It is important to note the phrase, “if the changes are proven to work”. The proof-reader and the editor make sure that Laura’s manuscript has error-free English and that the story flows seamlessly. In software, the developers must write tests that will be automatically triggered. The tests verify that the program works as promised. Only if the tests are successful will the program be converted to the final form.
After the binder gives Mr. Jenkins the spiral-bound copy, Mr. Jenkins makes further copies of it and approaches libraries around the city. Laura and Mr. Jenkins have already spoken to these libraries. The libraries have promised to lend space on their shelves for the bound manuscripts. Specific readers who are members of these libraries are notified as soon as new manuscripts of Laura land up on their shelves. These readers are big fans of Laura and would love the opportunity to read her work in progress and offer valuable feedback.
Note that this has given Laura the chance to reach her readers before her book is available in the market. This gives her a chance to make changes and improve her book based on what the readers really want.
We are now ready to define continuous delivery in simple English.
Continuous Delivery: The product created during continuous integration from the latest changes to material is made available in a test environment to potential users.
Just like Laura’s manuscripts are hosted in participating libraries, software is hosted in a test environment for users to try out and give feedback. Staging servers are used for websites and APIs. Instead of uploading to Play Store or iTunes, apps are hosted on a private website or in a sandbox app store so that chosen users can try the latest version before it is released for real world use.
CI/CD can take several iterations until everyone is happy. That goes for Laura’s book too. When that happens, Mr. Jenkins takes the book to a publisher / printer, who creates paperback, hard-bound and e-book editions that will be sold on bookstores, both Internet and brick-and-mortar. The books sees the light of day in the real world, coming out of its test world.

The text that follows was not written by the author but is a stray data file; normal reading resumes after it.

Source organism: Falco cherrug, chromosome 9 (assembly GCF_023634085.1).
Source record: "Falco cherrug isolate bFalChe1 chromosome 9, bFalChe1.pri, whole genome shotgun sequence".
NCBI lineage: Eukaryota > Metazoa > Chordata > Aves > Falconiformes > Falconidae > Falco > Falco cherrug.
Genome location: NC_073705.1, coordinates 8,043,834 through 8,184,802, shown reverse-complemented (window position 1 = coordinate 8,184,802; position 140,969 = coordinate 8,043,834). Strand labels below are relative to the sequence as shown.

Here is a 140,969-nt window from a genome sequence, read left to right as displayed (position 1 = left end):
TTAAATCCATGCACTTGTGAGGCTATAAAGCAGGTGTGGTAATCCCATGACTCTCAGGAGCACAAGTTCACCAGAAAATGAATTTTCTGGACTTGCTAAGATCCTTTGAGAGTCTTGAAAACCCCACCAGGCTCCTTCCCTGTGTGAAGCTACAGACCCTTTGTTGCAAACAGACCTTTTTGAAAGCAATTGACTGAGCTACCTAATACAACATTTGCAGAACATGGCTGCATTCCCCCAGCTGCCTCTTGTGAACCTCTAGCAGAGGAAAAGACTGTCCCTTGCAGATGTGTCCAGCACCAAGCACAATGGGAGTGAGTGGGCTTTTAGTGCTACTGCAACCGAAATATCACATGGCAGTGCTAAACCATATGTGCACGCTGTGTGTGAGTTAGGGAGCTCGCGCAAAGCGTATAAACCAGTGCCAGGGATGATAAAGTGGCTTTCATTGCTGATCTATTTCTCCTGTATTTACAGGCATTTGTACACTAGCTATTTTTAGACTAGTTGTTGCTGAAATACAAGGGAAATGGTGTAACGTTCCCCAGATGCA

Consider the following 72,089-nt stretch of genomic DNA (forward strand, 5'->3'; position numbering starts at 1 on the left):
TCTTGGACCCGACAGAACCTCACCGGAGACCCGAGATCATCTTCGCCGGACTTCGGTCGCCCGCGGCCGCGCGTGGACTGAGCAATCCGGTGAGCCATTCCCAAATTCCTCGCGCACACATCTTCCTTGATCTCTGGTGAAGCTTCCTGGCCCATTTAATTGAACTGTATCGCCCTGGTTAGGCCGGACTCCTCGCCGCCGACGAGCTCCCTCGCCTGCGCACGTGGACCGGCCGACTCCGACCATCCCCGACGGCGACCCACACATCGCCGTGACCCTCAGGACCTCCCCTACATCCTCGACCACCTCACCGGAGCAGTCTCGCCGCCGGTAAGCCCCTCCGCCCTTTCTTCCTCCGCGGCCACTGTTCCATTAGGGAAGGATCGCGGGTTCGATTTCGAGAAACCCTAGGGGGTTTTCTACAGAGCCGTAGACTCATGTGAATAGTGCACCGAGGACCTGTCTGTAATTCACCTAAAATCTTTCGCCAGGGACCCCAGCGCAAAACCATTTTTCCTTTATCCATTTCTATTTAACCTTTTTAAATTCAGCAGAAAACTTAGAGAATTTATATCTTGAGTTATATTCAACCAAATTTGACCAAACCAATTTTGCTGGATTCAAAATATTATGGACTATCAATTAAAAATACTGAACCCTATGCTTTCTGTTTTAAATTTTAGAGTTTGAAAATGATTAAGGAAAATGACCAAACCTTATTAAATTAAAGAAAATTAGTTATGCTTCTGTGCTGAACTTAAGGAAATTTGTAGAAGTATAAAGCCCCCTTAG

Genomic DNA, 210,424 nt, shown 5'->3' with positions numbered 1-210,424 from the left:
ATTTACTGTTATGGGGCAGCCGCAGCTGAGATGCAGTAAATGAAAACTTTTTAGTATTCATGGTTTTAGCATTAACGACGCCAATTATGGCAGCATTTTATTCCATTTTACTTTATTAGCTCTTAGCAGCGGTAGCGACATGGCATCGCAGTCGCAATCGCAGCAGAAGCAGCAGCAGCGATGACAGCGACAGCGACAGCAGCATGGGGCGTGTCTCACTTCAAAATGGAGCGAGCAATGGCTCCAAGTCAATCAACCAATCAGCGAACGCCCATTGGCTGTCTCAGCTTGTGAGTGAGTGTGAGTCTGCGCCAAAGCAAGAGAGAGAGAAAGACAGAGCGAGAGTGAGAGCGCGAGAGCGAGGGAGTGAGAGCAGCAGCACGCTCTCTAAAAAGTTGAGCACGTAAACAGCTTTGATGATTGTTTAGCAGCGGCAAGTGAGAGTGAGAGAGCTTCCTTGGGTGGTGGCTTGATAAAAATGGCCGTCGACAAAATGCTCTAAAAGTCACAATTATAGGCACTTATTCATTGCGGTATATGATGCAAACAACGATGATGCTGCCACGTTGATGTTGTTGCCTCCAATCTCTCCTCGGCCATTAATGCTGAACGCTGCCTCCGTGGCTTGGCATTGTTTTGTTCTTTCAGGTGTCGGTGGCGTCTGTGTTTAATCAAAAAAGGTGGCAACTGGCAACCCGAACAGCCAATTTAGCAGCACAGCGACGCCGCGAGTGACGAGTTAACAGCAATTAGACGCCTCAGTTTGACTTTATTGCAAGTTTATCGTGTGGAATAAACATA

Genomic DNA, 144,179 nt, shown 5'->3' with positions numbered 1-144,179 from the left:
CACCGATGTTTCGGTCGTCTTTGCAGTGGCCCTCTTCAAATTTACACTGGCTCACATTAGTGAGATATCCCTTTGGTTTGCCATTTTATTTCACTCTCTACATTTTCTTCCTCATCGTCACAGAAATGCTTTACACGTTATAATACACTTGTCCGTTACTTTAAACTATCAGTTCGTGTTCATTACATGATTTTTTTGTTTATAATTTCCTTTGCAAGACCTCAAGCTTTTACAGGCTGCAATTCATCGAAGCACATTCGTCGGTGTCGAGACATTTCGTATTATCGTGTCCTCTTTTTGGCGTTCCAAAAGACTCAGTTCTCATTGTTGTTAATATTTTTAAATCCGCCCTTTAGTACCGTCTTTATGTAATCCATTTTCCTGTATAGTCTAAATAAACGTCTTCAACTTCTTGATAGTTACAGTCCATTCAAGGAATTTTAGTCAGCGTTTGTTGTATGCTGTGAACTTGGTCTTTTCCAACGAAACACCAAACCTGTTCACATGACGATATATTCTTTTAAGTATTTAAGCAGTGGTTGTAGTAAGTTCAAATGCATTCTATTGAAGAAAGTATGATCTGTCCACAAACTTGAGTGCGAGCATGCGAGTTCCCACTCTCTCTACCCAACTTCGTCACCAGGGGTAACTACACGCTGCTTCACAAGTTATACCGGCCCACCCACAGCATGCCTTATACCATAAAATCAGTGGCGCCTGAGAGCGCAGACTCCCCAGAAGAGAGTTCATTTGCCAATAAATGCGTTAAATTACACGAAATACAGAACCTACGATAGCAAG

Deployment: When everyone is happy with a test product, it is polished to be ready for the real world and is then taken to the real world for actual use.
Similarly, mobile apps get released in app store / play store, websites and APIs get uploaded to web servers and car dashboard software gets copied to car dashboards.
Instead of following the outdated waterfall model where creators and users are isolated, where users get to use a product only after creators are done working, CI/CD is a realisation of the AGILE model of creating things, where the creators and users collaborate. The users get to see a creator’s work as often as possible and get to give feedback as soon as possible. The creator can cut his/her losses early if the user doesn’t like his/her work. This helps the creator work towards what the user really wants, before it is too late.
By the way, the name Jenkins is not thought out randomly for Laura’s agent. It is because he indeed works like the software named Jenkins. It is a software tool that can be used to automate continuous integration and deployment whenever a software developer makes changes to his/her program. Alternatives to Jenkins are Travis and AWS CodePipeline.